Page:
It is suggested that the Partite diverse, chorale variations, date from about 1700, when Bach was at the Michaelisschule in Lüneburg. The first of these, the Partite diverse sopra Christ, du bist der helle Tag, BWV 766, is based on a chorale that is a Lutheran translation of the hymn Christe, qui lux es et dies, used as an evening hymn. In Partita I the chorale is harmonized, followed by Partita II, a bicinium. The second variation, Partita III, brings a rhythmic change in accompaniment figuration and Partita IV has further embroidery of the melody. In Partita V the chorale melody is in the tenor part, while in Partita VI the metre is 12/8. Partita VII, con pedale se piace, perhaps doubling the left hand, ends the set of variations.

The first of the Kirnberger Chorales, Wit nur den lieben Gott läßt walten, BWV 690, takes as its basis the hymn by Georg Neumark, published in 1641 and generally to be sung on the Fifth Sunday after Trinity. It probably dates from the Weimar period, with the simpler version, BWV 691, written out by Bach in his note-book for his son Wilhelm Friedemann. The first, more contrapuntal version, like the second, has its chorale melody in the upper part. Ach Gott und Herr, BWV 692 and BWV 693, although included in his collection by Kimberger, are thought to be by Johann Gottfried Walther, a cousin and friend of Bach, since both versions seem to form part of Walther' s partita on the same melody. Wo soll ich fliehen hin, BWV 694 is dated to the period before Weimar and is for two manuals and pedals. It is based on a penitential hymn of 1630 by J. Heermaann. Here the chorale melody is played by the pedals, while there is a suggestion of the text (Whither shall I flee) in the running notes of the music.

The Fantasia super Christ lag in Todesbanden, BWV 695, based on an Easter hymn by Martin Luther derived from the Victimae paschali laudes, is for manuals only, with the chorale melody in the alto. This, like the fughettas, seems to date from Bach's period at Weimar.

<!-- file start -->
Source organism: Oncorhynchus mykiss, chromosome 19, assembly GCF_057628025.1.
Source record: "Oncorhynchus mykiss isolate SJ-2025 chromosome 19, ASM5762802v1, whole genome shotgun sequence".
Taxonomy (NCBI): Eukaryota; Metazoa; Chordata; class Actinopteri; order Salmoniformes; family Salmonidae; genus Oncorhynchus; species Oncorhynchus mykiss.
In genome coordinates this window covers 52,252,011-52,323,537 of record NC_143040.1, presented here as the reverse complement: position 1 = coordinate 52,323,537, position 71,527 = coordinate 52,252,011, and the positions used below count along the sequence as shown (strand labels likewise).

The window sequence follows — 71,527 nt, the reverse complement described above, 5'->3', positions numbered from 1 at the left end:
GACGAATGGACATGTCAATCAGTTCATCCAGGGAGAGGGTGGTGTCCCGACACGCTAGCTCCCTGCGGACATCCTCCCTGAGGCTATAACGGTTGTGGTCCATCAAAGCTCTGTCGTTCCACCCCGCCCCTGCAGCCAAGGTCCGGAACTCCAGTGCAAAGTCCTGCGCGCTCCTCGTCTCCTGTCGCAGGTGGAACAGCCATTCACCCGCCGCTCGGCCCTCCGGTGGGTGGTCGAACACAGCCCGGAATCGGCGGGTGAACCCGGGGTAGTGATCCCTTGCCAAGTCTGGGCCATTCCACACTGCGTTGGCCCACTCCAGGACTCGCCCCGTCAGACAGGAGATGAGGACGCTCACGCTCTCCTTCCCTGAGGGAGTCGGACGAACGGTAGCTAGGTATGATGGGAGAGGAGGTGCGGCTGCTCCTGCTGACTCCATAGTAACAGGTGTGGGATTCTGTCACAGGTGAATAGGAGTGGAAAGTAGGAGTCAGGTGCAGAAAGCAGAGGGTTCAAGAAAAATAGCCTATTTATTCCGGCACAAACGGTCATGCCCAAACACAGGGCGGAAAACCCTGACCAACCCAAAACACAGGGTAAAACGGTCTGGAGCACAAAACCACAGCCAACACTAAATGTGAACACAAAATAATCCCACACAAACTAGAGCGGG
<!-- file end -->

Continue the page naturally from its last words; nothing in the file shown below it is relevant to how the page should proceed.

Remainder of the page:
The Fugue in C minor, BWV 574, makes use of a theme by the Italian composer and organist Giovanni Legrenzi, although the source of the theme has not been identified. The subject is not extended and is announced by the alto, followed by tenor, bass and soprano. The fugue ends in a passage of climax of some freedom.

Other chorales from the Kirnberger Collection include a series of fughettas. The first of these, on Christum wir sollen loben schon, BWV 696, uses a chorale with a text by Martin Luther derived, as is the melody, from the traditional Catholic Christmas hymn A solis ortus cardine. The chorale is used to provide points of imitation, with a subject derived from the first line. The fughetta on Gelobet seist du !esu Christ, BWV 697, takes the text of the first verse from the fourteenth century, adapted from the Latin Christmas sequence Grates nunc omnes reddamus, with a melody also taken from the original Catholic chant by Luther. Again the first line of the chorale provides a fugalsubject. Herr Christ, der ein'ge Gottes Sohn, BWV 698, is also an early Lutheran Christmas hymn, with a fugal subject taken from the first line of the chorale, while Nun komm, der Heiden Heiland, BWV 699, was taken by Luther from the Advent hymn of St Ambrose, Veni redemptor gentium. Bach's fughetta again takes its subject from the first line of the chorale.

Bach's Prelude and Fugue in C minor, BWV 549, has an extended passage for the pedals at the start, coming to rest on a low pedal C, with a general use of sustained pedal notes in what follows. The fugue has a four-bar subject, announced first in the lower part in the left hand, followed by other higher voices in order. The pedal entry is delayed until bar 40, when it is used to introduce the climax and conclusion of the work.

Wolfgang Rübsam
A native of Germany, Wolfgang Rübsam received his musical training in Europe from Erich Ackermann, Helmut Walcha and Marie-Claire Alain and in the United States from Robert T. Anderson. Living today in the Chicago area, he has held a professorship at Northwestern University since 1974, and since 1981 has served as University Organist at the University of Chicago. International recognition was established in 1973 when he won the Grand Prix de Chartres, Interpretation, and has grown through his recording career, with over eighty recordings, many of which have received awards. Wolfgang Rübsam performs frequently in major international festivals and concert halls, including the Los Angeles Each Festival; Wiener Festwochen, Vienna; Lahti International Organ Festival, Finland; Royal Festival Hall, London; Alice Tully Hall, New York, and conducts master classes both in interpretation of early and romantic organ repertoire, and in interpreting the keyboard music of Johann Sebastian Each on the modern piano.